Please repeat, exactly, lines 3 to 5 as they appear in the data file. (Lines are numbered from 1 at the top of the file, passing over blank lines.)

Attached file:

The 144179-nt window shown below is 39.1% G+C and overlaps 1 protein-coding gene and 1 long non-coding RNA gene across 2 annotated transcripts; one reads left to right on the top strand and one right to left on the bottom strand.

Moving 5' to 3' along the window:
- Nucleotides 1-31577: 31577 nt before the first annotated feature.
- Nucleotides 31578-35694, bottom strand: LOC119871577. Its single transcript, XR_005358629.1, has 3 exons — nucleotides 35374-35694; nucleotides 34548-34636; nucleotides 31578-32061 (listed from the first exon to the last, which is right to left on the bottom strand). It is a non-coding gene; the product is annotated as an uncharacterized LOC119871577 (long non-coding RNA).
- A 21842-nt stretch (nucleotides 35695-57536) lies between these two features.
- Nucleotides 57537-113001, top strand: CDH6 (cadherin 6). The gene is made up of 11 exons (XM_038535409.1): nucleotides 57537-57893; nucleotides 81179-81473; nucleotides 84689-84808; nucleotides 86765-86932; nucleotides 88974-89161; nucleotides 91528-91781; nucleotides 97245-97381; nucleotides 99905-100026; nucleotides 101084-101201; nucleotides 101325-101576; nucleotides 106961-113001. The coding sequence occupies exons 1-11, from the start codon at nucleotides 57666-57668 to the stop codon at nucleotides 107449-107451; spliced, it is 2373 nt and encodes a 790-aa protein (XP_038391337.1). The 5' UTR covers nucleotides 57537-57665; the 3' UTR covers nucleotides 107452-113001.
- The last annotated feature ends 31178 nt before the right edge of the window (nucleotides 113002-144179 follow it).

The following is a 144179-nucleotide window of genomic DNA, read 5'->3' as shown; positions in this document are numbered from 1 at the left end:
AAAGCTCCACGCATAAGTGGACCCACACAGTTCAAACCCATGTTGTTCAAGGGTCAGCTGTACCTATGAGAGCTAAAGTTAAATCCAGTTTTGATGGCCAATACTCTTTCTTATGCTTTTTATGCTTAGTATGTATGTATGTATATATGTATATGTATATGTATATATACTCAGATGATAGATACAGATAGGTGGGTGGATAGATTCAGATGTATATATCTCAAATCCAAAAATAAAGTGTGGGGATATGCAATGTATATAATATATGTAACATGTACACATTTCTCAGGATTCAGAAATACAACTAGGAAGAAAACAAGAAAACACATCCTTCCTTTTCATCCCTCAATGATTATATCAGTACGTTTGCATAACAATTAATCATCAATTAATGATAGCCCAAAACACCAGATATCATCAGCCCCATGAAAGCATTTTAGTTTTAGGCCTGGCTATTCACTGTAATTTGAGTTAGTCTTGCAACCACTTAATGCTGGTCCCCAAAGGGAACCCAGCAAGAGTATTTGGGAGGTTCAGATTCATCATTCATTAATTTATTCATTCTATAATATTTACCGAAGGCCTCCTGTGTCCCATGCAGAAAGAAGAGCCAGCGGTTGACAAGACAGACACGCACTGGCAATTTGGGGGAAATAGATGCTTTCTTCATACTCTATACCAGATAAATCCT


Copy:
- Nucleotides 1-31577: 31577 nt before the first annotated feature.
- Nucleotides 31578-35694, bottom strand: LOC119871577. Its single transcript, XR_005358629.1, has 3 exons — nucleotides 35374-35694; nucleotides 34548-34636; nucleotides 31578-32061 (listed from the first exon to the last, which is right to left on the bottom strand). It is a non-coding gene; the product is annotated as an uncharacterized LOC119871577 (long non-coding RNA).
- A 21842-nt stretch (nucleotides 35695-57536) lies between these two features.